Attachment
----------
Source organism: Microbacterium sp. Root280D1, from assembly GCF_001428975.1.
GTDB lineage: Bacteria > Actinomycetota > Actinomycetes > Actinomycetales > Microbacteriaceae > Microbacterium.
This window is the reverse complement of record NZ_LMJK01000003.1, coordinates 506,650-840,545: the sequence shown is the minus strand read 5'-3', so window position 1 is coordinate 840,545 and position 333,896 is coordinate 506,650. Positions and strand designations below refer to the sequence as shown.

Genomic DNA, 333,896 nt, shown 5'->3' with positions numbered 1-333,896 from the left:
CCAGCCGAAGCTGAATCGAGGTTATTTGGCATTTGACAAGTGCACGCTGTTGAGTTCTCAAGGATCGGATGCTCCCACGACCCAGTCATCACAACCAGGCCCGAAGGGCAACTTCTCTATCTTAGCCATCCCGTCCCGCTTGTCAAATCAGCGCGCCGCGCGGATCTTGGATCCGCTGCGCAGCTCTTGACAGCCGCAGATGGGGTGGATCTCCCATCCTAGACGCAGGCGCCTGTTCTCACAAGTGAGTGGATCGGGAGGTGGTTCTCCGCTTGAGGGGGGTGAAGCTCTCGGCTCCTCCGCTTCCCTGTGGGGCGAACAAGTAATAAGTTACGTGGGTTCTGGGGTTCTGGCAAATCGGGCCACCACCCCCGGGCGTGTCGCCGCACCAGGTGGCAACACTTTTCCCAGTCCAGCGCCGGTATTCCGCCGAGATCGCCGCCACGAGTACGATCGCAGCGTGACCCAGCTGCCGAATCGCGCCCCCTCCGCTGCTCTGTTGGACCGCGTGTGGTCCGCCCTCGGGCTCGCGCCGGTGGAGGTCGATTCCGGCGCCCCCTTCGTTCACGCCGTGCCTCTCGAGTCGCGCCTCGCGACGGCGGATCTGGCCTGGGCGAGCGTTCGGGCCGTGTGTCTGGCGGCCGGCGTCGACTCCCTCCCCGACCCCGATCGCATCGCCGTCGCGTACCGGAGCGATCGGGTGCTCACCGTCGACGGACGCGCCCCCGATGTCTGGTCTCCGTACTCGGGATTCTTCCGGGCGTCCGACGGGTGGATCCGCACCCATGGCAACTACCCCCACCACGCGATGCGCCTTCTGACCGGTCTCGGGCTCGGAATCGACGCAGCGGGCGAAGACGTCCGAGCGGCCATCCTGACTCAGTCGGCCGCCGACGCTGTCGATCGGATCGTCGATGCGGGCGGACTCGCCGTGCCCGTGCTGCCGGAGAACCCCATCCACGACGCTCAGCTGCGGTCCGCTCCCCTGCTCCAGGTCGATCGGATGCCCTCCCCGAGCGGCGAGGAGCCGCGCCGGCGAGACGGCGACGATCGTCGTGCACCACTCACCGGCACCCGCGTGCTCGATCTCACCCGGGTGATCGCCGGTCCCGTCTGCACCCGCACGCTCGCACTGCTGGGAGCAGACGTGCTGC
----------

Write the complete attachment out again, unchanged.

Source organism: Microbacterium sp. Root280D1, from assembly GCF_001428975.1.
GTDB lineage: Bacteria > Actinomycetota > Actinomycetes > Actinomycetales > Microbacteriaceae > Microbacterium.
This window is the reverse complement of record NZ_LMJK01000003.1, coordinates 506,650-840,545: the sequence shown is the minus strand read 5'-3', so window position 1 is coordinate 840,545 and position 333,896 is coordinate 506,650. Positions and strand designations below refer to the sequence as shown.

Genomic DNA, 333,896 nt, shown 5'->3' with positions numbered 1-333,896 from the left:
CCAGCCGAAGCTGAATCGAGGTTATTTGGCATTTGACAAGTGCACGCTGTTGAGTTCTCAAGGATCGGATGCTCCCACGACCCAGTCATCACAACCAGGCCCGAAGGGCAACTTCTCTATCTTAGCCATCCCGTCCCGCTTGTCAAATCAGCGCGCCGCGCGGATCTTGGATCCGCTGCGCAGCTCTTGACAGCCGCAGATGGGGTGGATCTCCCATCCTAGACGCAGGCGCCTGTTCTCACAAGTGAGTGGATCGGGAGGTGGTTCTCCGCTTGAGGGGGGTGAAGCTCTCGGCTCCTCCGCTTCCCTGTGGGGCGAACAAGTAATAAGTTACGTGGGTTCTGGGGTTCTGGCAAATCGGGCCACCACCCCCGGGCGTGTCGCCGCACCAGGTGGCAACACTTTTCCCAGTCCAGCGCCGGTATTCCGCCGAGATCGCCGCCACGAGTACGATCGCAGCGTGACCCAGCTGCCGAATCGCGCCCCCTCCGCTGCTCTGTTGGACCGCGTGTGGTCCGCCCTCGGGCTCGCGCCGGTGGAGGTCGATTCCGGCGCCCCCTTCGTTCACGCCGTGCCTCTCGAGTCGCGCCTCGCGACGGCGGATCTGGCCTGGGCGAGCGTTCGGGCCGTGTGTCTGGCGGCCGGCGTCGACTCCCTCCCCGACCCCGATCGCATCGCCGTCGCGTACCGGAGCGATCGGGTGCTCACCGTCGACGGACGCGCCCCCGATGTCTGGTCTCCGTACTCGGGATTCTTCCGGGCGTCCGACGGGTGGATCCGCACCCATGGCAACTACCCCCACCACGCGATGCGCCTTCTGACCGGTCTCGGGCTCGGAATCGACGCAGCGGGCGAAGACGTCCGAGCGGCCATCCTGACTCAGTCGGCCGCCGACGCTGTCGATCGGATCGTCGATGCGGGCGGACTCGCCGTGCCCGTGCTGCCGGAGAACCCCATCCACGACGCTCAGCTGCGGTCCGCTCCCCTGCTCCAGGTCGATCGGATGCCCTCCCCGAGCGGCGAGGAGCCGCGCCGGCGAGACGGCGACGATCGTCGTGCACCACTCACCGGCACCCGCGTGCTCGATCTCACCCGGGTGATCGCCGGTCCCGTCTGCACCCGCACGCTCGCACTGCTGGGAGCAGACGTGCTGC